The recovered polymer will be found, generally, to have a rather high molecular weight as indicated by intrinsic viscosity determinations in decalin at 150 C. For some applications the molecular weight may be too high and polymer of controlled molecular weight may be obtained by conducting the polymerization in the presence of various additives which reduce the molecular weight. The more effective additives for this purpose include hydrogen and zinc diethyl. Other additives which serve Accordingly, before being other functions may be present during the polymerization. The proportion of the crystalline content of the polymer may increase by the use of additives. The additives, should they be used in the polymerization, are fed into the reactor before the polymerization and the amounts that are used will vary depending on the specific additive and the molecular weight of the polymer that it is desired to produce.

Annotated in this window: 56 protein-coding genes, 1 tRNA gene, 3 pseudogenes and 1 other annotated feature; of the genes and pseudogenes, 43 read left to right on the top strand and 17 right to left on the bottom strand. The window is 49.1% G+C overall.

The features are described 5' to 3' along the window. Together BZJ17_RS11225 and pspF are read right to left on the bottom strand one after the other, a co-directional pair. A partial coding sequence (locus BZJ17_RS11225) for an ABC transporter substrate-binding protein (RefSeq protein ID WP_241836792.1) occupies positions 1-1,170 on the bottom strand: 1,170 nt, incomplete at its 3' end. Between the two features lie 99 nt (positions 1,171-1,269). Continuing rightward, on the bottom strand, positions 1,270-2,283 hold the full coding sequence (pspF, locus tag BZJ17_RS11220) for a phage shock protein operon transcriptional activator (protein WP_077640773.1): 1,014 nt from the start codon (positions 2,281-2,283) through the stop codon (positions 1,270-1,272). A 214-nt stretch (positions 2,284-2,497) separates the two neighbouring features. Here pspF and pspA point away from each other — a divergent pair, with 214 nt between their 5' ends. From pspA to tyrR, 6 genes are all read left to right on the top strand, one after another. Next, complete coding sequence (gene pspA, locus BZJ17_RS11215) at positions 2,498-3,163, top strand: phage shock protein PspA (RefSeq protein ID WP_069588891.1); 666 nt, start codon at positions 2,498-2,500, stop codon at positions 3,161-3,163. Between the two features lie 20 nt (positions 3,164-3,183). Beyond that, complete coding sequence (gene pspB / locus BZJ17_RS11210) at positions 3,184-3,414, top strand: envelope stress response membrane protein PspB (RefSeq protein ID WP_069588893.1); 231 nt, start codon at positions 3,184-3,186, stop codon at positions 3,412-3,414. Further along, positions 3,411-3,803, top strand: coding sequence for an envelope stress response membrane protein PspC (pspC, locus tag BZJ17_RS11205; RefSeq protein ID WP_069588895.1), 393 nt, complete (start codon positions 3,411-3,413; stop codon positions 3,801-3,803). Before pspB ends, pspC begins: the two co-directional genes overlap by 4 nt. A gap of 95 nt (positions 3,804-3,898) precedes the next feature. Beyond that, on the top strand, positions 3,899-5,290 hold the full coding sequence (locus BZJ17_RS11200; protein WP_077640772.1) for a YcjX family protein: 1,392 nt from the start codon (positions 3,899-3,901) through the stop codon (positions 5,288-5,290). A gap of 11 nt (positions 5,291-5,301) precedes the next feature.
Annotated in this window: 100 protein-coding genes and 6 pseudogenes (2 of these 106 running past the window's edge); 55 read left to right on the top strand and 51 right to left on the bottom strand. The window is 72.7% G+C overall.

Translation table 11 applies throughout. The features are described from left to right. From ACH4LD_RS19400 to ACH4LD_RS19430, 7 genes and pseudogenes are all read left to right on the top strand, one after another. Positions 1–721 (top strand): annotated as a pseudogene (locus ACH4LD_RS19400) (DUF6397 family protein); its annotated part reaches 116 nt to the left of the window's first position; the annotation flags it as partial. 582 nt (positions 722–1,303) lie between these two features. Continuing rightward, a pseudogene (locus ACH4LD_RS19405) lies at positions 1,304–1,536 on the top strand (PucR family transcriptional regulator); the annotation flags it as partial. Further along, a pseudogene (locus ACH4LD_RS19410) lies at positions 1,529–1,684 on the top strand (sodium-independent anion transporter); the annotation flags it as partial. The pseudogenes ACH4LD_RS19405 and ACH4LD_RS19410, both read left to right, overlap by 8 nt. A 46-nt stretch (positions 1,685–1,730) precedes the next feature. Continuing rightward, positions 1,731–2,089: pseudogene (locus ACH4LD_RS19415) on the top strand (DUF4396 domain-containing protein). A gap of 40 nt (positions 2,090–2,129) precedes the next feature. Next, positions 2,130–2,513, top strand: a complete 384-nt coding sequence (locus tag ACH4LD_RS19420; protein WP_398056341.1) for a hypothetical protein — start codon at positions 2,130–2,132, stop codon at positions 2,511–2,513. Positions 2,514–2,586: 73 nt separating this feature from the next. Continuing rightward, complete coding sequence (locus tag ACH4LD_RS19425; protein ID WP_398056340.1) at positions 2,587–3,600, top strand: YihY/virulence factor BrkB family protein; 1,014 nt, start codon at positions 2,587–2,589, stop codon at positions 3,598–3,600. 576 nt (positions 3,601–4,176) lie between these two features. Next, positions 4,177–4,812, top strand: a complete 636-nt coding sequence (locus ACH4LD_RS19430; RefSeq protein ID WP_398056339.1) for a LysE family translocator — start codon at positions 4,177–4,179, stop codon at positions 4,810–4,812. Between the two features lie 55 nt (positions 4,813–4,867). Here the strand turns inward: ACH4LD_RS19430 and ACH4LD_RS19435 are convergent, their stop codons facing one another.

In the examples and tables that follow, the intrinsic viscosities are determined from measurements of specific viscosities in decalin at 150 C. and the insoluble content is determined by the soxhlet extraction of 6 grams of polymer in isooctane at its boiling point for 6 to 7 hours. The extraction cycle is approximately 4 minutes.

EXAMPLE 1 This example demonstrates the nature of polypropylene prepared using a more conventional catalyst which is made by mixing stock solutions of aluminum triethyl and titanium tetrachloride in an AlzTi ratio greater than 1:1. A brown catalyst results when aluminum triethyl and titanium tetrachloride are mixed in an AlzTi ratio less than 0.9 and allowed to react for say two hours at C. If to this brown catalyst more triethyl aluminum is added the precipitate turns black, probably due to the reduction of TiCl to TiCl by the excess aluminum triethyl. Catalysts prepared by either of the above meth* ods possess a low order of s'tereospcificity as indicated by the low insolubles content of the polymers produced.